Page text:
Named User: A change that we probably ignored in Autodesk Subscriptions

When the first time Autodesk introduced the subscription model (formerly known as Desktop Subscriptions) I was wondering, why we have to log in to use a product? Is it because Autodesk wants the computer keeps connected to the internet, so it can check if the contract is still active? Why not Autodesk just give the activation code that allows the computer use the products for a limited time? I know that it’s possible.

The new licensing model is pretty complicated for many users and pretty unreliable. Sometimes the Autodesk Account is just failed to create a user and assign a license to him. It often conflicts with the internet security settings. In short, the old licensing model is simpler and better.

It’s because of the named user

Later I realized that Autodesk uses the cloud licensing because the subscription license is assigned to a named user. (Read: What is Autodesk Named User?). Now the software needs to know if the user has a license or not.

confused computer user

Snipped from an old AUGI article: Managing Autodesk Licensing.

The key difference between the two models is permanent licenses versus term-based licenses. Another key difference is that Desktop Subscription is licensed to a named user. This means the software is licensed to a particular individual at your company rather than activated on a workstation that could be used at different times by different individuals.

To illustrate this, consider this scenario. You have two part-time individuals—one works in the morning and the other in the afternoon. Because they are in the office at different times, they share the same workstation. This is a valid scenario with a perpetual license. However, with Desktop Subscription, because the software is licensed to a named user and it is only possible for one license to be activated on a workstation, this would not be a valid scenario. Each user would require his own Desktop Subscription license and workstation.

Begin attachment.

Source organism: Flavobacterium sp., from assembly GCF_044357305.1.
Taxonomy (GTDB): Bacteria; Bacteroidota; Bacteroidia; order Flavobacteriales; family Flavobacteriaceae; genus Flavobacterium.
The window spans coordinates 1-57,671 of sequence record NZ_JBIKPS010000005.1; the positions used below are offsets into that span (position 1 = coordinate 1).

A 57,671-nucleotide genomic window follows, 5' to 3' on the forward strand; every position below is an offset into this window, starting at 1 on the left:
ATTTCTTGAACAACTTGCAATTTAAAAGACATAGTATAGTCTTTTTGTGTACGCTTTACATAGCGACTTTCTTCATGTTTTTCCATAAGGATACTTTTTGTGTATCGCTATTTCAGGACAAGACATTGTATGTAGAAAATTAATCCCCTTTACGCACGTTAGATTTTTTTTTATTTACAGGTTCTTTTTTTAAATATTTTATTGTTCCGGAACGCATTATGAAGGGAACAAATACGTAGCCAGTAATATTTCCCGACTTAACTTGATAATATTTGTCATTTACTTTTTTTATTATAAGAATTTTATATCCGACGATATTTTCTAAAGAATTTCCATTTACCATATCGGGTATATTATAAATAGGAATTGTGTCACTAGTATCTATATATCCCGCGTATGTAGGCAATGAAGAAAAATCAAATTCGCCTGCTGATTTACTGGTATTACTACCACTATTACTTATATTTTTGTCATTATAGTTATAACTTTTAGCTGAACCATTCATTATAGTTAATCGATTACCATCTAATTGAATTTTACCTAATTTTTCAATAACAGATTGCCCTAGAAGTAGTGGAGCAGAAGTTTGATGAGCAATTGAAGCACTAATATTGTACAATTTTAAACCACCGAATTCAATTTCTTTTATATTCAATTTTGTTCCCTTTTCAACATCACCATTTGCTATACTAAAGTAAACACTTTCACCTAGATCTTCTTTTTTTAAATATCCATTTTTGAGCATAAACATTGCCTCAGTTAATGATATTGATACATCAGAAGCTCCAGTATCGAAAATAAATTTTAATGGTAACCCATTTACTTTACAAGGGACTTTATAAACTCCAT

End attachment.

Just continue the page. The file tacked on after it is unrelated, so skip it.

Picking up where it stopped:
It means that a company might need to purchase more seats than if they are still using perpetual licenses.

Multi-user Access Scenario

Is it possible a computer is used by multiple users in a work environment? Yes. It probably doesn’t happen in many companies, but many of our customers have this setup.

The first scenario mostly happens in a company that has work shifts. Japanese automotive companies in my country can have 2 or 3 shifts. More than one engineer can use the same computer for work.

The second scenario is when they need a software but they don’t use it often. I’ve seen a company set up a computer that anyone can use. AutoCAD is a pretty good example. In many manufacturing companies, they use 3D software like CATIA, NX, SolidWorks and Inventor. However, they still need one or two AutoCAD to open DWG files. They do not use it every day.

It means that that company needs to purchase multi-user access license or purchase more seats for each user. It means more expenses.

Steve Johnson wrote a series of posts about licensing cost when you switch from maintenance to subscription. You can read it in this posts summary. However, it can be more expensive if your company requires multi-user access.

Is Your Company is Affected by the Named User?

If yes, purchasing multi-user subscription is your best choice. However, if you have perpetual licenses, this is another reason why you should keep it.

What’s your story?